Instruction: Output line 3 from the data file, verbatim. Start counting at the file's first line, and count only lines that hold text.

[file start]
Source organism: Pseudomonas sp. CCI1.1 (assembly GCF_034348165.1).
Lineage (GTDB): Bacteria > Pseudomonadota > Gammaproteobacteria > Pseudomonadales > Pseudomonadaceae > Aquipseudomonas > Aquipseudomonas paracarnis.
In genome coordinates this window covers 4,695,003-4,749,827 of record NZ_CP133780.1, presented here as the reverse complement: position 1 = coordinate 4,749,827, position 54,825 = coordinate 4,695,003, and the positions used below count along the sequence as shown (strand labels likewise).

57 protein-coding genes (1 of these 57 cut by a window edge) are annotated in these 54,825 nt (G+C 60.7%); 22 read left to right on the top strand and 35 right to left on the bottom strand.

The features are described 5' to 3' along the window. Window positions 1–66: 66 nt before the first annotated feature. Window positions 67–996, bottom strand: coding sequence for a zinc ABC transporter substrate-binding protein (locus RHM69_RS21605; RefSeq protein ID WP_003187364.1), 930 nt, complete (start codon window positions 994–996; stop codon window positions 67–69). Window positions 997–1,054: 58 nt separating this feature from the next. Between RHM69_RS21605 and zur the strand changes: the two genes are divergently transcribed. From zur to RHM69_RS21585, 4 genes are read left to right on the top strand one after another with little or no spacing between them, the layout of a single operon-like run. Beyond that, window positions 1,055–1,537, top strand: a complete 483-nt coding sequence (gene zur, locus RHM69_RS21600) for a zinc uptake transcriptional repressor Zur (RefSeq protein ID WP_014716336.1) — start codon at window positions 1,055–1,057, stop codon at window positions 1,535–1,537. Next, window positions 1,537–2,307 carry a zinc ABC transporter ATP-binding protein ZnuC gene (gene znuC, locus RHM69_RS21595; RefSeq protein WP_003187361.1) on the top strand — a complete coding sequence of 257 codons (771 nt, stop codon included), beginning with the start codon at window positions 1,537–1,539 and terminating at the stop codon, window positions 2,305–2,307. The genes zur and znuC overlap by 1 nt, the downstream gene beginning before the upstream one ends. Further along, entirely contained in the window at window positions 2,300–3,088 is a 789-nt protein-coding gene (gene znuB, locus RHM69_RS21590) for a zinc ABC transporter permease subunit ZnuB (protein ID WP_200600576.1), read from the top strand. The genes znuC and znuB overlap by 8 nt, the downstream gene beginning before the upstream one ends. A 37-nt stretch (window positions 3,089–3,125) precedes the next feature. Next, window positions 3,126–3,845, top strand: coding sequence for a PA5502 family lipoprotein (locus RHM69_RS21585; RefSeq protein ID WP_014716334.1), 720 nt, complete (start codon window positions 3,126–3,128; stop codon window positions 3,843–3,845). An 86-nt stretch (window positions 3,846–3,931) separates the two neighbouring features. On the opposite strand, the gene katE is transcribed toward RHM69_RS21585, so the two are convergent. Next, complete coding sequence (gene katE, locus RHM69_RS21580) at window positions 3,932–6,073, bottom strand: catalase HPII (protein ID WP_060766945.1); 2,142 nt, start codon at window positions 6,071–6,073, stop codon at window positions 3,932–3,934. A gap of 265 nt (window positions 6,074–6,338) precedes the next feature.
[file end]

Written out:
In genome coordinates this window covers 4,695,003-4,749,827 of record NZ_CP133780.1, presented here as the reverse complement: position 1 = coordinate 4,749,827, position 54,825 = coordinate 4,695,003, and the positions used below count along the sequence as shown (strand labels likewise).